Chapter 3 opens with this sentence:

“In the digital age, we can ignore bodies, but we can also abuse them.”[4]

Our digital age has presented us with an opportunity to love cameras and pictures. With this opportunity also comes the love of self, self-worth, and the approval of others. It was the Graphic Revolution that replaced our heroes with celebrities. But he quickly rebuttals,

“Time, not image, makes heroes.”[5]

You see, our digital culture has made human beings think that “likes” and “reactions” to our pictures give us self-worth and self-confidence. But in reality, they give us nothing more than narcissism.

Chapter 4 reminds us that when we become so distracted by our smart devices and our image, we also tend to lose our literacy of biblical knowledge. In fact, the statistics now show us that Christians are now reading the least amount of books than ever before. The result of the lack of reading books is the lack of reading your Bible. And when Christians forget or neglect to read their Bibles, spiritual growth and health subside in their lives.

Chapters 5 and 6 show us that what we feed on and consume is eventually what we become. Just like a diet, when we eat unhealthy foods, our bodies become less healthy. Similarly, when we possess unhealthy addictions to smartphones and smart devices, we then become like the things we “like.” Reinke references the 90’s era when everyone wanted to be “like Mike.” At some point in your life, you’ve probably wanted to be like Mike or some other successful celebrity. In times past, people would be fine with being themselves and not fitting in. In modern-day America, we find people doing the exact opposite and trying to fit in to find themselves.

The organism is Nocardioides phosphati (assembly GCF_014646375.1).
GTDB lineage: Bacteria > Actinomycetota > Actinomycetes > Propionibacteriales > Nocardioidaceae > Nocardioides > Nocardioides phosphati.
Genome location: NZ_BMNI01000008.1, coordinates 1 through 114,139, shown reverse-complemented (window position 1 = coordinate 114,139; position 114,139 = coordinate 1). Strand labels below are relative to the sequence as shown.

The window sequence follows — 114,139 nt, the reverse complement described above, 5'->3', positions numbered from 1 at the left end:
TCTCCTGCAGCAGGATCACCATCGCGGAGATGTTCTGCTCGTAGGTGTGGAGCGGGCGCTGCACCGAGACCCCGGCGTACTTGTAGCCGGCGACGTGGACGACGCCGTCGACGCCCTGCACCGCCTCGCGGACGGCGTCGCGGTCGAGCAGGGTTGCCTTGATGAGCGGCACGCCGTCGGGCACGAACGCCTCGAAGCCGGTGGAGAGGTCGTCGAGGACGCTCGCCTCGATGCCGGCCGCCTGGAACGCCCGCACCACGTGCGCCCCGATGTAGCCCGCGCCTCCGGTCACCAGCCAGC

The result of chapters 5 and 6 come into play in chapters 7 through 10. What happens when we “become what we like” is that we become “comfortable being alone” and “in secret vices” that our “life becomes meaningless.” Reinke argues that our being comfortable in loneliness is actually not realistic, for everyone wants friends and someone to sit with. He uses this video to illustrate in the book:

[] [6]

The reality is that all of us, apart from our smartphones, would admit that we like being alone but in reality, do not because we were created for so much more. The Lord has created us for community and relationships with Himself and with others.

Reinke ends the book with a wonderful plea to remember the examples in the Old and New Testament of those who got distracted from their purpose in life and also the good grace and mercy of God for sending His Son to redeem us. The last chapter of the book is an epilogue giving us exhortation on how to be “smartphone smart.”


This work was such an invigorating read for me personally. There were many times while reading this book that I was tempted to pick up my phone and I had to constantly remind myself that I was reading a book about that very problem. Whether you don’t own a smartphone or if you own every smart device, this book is for you. This problem of addiction and losing purpose is not exclusive to smartphones. It is an epidemic in the digital age that must be addressed and corrected, for it may cost some people their souls and eternity.

[1] Tony Reinke, 12 Ways Your Phone Is Changing You (Wheaton: Crossway, 2017), 43.

[2] Ibid, 33.

[3] Ibid, 55.

[4] Ibid, 65.

[5] Ibid, 67.

[6] Karim  Metwaly, video, “Lonely Homeless Man,” YouTube, (June 19, 2015).